The five secrets of energised remote teams

Written by Bruce Daisley Wednesday 02 September 2020
Remote working can make it challenging to gauge your team’s energy – but here is a handy checklist you can use to reinvigorate from afar!
Teams sharing different cups of coffee

Working virtually, it’s incredibly hard to tell how well your teams are working together. New challenges arise every day – now you don’t have sight of them physically talking over coffee, huddling over action plans, or stepping into meetings together, how can you tell how collaborative, how energetic, how energised they are?

As leaders, we need to create a safe environment for our employees that also challenges them to do their best thinking. Now more than ever, when our days are monotonous and our personal and professional lives have collided, we need to pay special attention to how we energise them, while we’re largely working remotely for the foreseeable future. Here are five tips.

Frame work as a problem you’re solving

Sometimes we find it easier to go along with things, even when we suspect they are wrong. It’s all a question of how we frame the challenge that faces us.

If we frame the challenge as a problem that we all need to solve (and solve with a degree of open-minded humility) we’re far more likely to emerge intact at the other end. Framing, as the term suggests entirely shapes the way we view things. Instead of framing things in narrow or personal terms, we need to zoom out. Don’t be afraid to look at things from a different angle – ‘what could go wrong here?’ is a valuable question to ask.

Admit to mistakes

When it comes to building the culture of openness and honest feedback to which all companies say that they aspire, there’s cause to be sceptical about organisations that put this in their statement of values but don't specifically explain how that works in practice.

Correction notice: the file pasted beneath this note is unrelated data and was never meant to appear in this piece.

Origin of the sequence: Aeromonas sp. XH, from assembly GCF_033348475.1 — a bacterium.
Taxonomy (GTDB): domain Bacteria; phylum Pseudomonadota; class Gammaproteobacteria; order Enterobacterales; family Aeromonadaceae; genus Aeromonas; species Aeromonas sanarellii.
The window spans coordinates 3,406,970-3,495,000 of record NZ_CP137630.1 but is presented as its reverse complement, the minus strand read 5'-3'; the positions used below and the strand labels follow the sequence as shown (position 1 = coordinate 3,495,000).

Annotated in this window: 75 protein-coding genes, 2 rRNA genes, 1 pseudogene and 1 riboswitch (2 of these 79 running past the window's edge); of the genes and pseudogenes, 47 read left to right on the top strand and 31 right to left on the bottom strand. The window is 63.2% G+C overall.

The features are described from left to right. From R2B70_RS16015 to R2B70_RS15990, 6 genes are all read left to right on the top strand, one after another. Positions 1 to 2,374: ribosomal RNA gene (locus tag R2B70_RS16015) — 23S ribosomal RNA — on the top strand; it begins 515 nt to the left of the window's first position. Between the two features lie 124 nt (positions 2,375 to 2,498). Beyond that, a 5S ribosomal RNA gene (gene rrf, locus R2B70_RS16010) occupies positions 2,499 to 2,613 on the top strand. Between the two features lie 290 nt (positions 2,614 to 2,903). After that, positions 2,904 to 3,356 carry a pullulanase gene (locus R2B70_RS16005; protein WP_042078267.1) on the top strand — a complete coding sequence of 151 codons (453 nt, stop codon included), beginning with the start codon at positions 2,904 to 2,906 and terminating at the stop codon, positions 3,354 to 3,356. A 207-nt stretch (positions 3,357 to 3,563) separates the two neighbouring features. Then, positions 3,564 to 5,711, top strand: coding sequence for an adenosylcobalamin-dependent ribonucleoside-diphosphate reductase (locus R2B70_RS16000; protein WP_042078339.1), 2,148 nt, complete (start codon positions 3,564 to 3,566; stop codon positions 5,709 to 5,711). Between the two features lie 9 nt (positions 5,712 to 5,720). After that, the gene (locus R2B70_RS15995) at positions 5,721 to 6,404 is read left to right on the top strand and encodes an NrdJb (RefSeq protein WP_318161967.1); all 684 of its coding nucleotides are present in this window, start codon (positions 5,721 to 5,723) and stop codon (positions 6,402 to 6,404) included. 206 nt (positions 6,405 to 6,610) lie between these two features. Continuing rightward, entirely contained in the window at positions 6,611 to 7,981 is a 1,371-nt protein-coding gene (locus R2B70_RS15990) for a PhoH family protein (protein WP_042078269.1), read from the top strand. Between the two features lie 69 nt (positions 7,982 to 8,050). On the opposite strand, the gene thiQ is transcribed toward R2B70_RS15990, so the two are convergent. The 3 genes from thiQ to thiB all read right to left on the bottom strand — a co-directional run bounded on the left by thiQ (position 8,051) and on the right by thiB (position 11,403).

There are simple ways to ensure that feedback can be given without causing collateral damage:

  • Talk about issues and problems straight away
  • Make sure the leader kicks off by saying what he or she did wrong or might have done better
  • Never say ‘Sorry, but…’ That’s the opposite of an apology

Keep teams lean

We’ve complicated work to such an extent that even simple projects (‘design a logo’, draft a new brochure for customers’, ‘build a new ordering process for the website’) become complicated and constipated by excessive procrastination. We get caught up in endless reviews and discussions. This very problem caused the invention of the Scrum: use it.

Focus on issues, not people

You need straight talking in an organisation, but if that is achieved at the expense of psychological safety and by telling individuals in a group that they might not cut it, you’ve lost the potential for any tight, efficient teams. Teams are there to achieve things, not to criticise each other. It may also be worth getting team members to present problems and issues in diagram form so that others focus on the message rather than the messenger.

Conduct a pre-mortem

Pre-mortems in the business world are rather more constructive than post-mortems. Rather than inviting us to wring out hands over something that’s gone pear-shaped, at a point when there’s nothing we can do about it, imagine instead how something might turn out and then plan for it.

This is an edited extract from Bruce Daisley's book, The Joy of Work, published by Penguin Books and shortlisted for this year’s CMI Management Book of the Year.

Have you checked out the winner of CMI’s Management Book of the Year awards? There are loads of titles you should check out. You can also watch our interview with the winner here!

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